International conference in Montreal tackles HPV
Published Monday, July 5, 2010 7:10PM EDT
Hundreds of experts from dozens of countries are in Montreal for the 26th edition of the International Papillomavirus Conference, and they say their goal is to make vaccines for the human papillomavirus -- or HPV -- more accessible to girls and women from poorer nations.
The message on Monday was that vaccines such as Gardasil and Cervarix are going to protect a whole new generation of sexually active young women against HPV and cervical cancer -- but only in developed nations.
HPV is the most common sexually transmitted virus in the world, and usually results in benign warts. However, 15 percent of infections lead to cervical cancer.
In Canada, that translates to 350 new diagnoses each year, resulting in the deaths of 80 women.
New technology can help detect those pre-cancerous lesions immediately, but in many countries the battle against HPV hasn't even begun.
"In my own country there is no study about the prevalence of HPV, because we don't have the technology," said Dr. Ibrahima Teguete, an obstetrician/gynecologist from the western African country of Mali.
As a result, Teguete says 80 percent of women infected in Mali go without any treatment.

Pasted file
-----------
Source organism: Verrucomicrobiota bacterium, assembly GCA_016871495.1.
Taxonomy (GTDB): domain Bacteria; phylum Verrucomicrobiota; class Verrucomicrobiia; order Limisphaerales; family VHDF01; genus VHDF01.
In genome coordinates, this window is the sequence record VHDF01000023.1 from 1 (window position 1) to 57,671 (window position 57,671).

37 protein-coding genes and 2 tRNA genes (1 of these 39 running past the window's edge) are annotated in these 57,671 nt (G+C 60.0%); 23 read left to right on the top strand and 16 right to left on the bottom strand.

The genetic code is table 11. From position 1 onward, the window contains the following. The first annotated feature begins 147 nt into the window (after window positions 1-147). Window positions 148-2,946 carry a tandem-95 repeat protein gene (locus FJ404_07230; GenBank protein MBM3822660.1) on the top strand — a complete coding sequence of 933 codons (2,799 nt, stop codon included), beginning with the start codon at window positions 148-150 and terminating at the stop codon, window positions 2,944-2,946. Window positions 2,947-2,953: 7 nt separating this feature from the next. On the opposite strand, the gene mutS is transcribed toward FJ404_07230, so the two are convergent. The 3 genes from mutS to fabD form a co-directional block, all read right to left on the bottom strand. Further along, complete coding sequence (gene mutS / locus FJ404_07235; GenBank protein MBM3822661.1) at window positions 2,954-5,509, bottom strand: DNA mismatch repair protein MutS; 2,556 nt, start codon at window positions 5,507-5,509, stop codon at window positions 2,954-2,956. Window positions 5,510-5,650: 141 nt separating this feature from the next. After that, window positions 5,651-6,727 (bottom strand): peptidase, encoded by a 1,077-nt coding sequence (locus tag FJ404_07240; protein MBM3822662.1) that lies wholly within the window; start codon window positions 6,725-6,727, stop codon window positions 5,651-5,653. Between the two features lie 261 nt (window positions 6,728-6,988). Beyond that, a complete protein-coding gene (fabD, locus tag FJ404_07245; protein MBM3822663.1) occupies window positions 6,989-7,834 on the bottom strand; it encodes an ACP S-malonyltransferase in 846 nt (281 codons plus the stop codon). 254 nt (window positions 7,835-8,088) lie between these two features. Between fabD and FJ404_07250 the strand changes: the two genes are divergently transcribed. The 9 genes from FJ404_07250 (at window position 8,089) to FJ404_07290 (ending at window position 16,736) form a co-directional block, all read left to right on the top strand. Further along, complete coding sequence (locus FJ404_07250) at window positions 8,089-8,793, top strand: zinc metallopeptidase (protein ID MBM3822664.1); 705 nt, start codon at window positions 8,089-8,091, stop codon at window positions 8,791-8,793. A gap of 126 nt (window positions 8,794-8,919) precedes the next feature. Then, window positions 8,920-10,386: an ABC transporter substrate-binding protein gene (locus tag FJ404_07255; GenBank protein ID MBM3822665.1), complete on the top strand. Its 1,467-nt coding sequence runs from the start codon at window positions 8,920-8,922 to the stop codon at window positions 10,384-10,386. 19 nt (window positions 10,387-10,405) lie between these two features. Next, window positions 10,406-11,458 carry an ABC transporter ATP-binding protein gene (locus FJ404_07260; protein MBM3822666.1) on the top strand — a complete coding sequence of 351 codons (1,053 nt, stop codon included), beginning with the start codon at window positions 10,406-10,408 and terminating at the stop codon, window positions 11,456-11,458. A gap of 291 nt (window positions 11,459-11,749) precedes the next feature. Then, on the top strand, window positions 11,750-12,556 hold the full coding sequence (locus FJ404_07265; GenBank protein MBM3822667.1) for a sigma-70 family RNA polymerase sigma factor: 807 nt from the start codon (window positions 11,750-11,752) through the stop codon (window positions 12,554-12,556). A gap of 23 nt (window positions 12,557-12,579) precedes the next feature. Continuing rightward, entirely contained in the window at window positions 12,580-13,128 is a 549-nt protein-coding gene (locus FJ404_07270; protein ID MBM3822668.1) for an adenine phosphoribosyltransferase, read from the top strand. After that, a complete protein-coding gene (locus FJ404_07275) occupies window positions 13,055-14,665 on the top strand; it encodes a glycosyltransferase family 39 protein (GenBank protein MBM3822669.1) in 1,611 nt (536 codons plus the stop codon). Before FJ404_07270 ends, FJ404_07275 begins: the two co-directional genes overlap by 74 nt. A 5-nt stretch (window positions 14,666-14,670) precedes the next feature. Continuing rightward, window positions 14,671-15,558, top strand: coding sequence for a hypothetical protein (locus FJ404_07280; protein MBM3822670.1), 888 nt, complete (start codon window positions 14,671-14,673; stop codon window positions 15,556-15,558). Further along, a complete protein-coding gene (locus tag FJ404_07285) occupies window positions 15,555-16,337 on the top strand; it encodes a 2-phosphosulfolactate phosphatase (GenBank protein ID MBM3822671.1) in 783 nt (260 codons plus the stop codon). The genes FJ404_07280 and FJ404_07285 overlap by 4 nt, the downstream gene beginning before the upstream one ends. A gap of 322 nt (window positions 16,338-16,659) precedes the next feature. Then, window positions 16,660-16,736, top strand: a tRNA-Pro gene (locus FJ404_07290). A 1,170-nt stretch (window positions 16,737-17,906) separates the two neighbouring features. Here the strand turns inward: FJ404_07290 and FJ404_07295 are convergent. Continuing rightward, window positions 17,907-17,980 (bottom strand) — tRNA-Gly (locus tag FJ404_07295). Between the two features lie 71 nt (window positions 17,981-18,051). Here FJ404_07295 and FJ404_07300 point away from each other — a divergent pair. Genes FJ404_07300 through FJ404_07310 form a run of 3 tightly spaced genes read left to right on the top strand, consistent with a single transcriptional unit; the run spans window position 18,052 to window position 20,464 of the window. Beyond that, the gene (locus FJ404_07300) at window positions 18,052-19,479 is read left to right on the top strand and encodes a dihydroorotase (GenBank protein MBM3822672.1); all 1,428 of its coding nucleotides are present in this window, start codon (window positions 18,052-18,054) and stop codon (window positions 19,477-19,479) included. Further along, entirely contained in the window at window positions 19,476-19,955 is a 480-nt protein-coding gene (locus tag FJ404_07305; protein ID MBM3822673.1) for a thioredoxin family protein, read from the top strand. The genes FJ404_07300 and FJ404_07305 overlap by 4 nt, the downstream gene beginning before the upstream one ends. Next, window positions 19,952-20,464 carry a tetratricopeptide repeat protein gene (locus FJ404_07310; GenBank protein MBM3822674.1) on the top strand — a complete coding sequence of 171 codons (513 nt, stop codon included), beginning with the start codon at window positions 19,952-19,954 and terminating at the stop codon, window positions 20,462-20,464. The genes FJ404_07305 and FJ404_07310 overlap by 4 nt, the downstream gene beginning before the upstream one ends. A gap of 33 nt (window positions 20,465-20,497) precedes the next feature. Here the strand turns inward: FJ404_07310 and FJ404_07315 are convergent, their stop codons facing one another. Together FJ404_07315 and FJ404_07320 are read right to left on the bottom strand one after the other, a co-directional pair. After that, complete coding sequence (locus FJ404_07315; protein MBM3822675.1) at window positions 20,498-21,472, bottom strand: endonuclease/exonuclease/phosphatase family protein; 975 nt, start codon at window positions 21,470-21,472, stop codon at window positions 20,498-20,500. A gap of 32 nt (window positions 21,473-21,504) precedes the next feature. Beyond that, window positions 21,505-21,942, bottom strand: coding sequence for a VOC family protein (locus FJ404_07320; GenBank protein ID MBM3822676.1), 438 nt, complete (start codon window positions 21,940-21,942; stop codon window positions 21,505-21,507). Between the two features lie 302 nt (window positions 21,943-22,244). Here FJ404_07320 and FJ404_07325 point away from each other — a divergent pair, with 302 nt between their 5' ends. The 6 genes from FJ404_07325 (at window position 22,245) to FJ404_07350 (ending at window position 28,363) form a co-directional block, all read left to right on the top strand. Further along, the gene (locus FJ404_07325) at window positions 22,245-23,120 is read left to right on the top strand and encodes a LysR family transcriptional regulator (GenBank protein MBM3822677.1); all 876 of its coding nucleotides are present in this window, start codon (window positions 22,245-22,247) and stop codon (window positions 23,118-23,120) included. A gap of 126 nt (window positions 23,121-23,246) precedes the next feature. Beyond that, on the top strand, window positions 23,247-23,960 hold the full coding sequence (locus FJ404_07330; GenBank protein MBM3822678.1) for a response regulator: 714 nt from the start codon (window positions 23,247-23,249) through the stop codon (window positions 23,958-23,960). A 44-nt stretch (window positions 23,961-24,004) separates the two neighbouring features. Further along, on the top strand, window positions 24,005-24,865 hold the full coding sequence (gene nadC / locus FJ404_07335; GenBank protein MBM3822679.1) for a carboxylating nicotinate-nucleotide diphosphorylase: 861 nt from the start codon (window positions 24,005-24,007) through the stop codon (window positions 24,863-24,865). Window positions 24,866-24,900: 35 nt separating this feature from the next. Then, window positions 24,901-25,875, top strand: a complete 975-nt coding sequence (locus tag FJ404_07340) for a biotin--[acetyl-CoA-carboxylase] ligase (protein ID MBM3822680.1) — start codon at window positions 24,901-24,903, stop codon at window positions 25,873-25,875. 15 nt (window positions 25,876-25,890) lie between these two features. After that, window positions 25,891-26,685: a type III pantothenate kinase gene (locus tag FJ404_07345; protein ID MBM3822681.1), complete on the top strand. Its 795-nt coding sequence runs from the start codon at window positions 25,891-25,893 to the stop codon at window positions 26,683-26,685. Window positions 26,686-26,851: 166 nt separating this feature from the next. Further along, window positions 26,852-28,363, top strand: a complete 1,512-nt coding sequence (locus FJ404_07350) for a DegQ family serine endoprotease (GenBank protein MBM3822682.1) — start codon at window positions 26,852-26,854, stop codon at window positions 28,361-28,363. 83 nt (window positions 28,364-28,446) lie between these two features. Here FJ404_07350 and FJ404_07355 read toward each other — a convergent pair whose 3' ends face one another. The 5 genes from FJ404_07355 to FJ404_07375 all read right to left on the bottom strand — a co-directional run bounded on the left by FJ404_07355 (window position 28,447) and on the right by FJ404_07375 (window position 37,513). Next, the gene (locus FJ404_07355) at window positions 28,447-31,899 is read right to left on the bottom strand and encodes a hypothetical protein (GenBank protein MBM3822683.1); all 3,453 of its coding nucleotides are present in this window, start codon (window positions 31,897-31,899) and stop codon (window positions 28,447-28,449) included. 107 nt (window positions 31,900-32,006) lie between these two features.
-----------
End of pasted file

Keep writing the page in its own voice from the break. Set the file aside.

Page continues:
"People are going to die unjustly," he said.
The Global Alliance for Vaccines and Immunisation (GAVI), a public- private consortium, is hoping to help out by negotiating and securing affordable prices for a vaccine that the world's poorest nations can't afford.
"At this moment we are failing to get these methods to those people that need it the most," said Dr. Marc Steben of the Quebec Public Health Institute.
Vaccinating young girls
Public health experts generally accept that vaccines are key in the fight against HPV, and should be given to girls before they become sexually active.
Vaccination rates are still below 40 percent in the United States, but Gardasil is now being offered in many Canadian provinces. In Quebec, 80 percent of schoolgirls have accepted to be vaccinated.
Meanwhile, some have suggested the vaccine should also be made available to boys.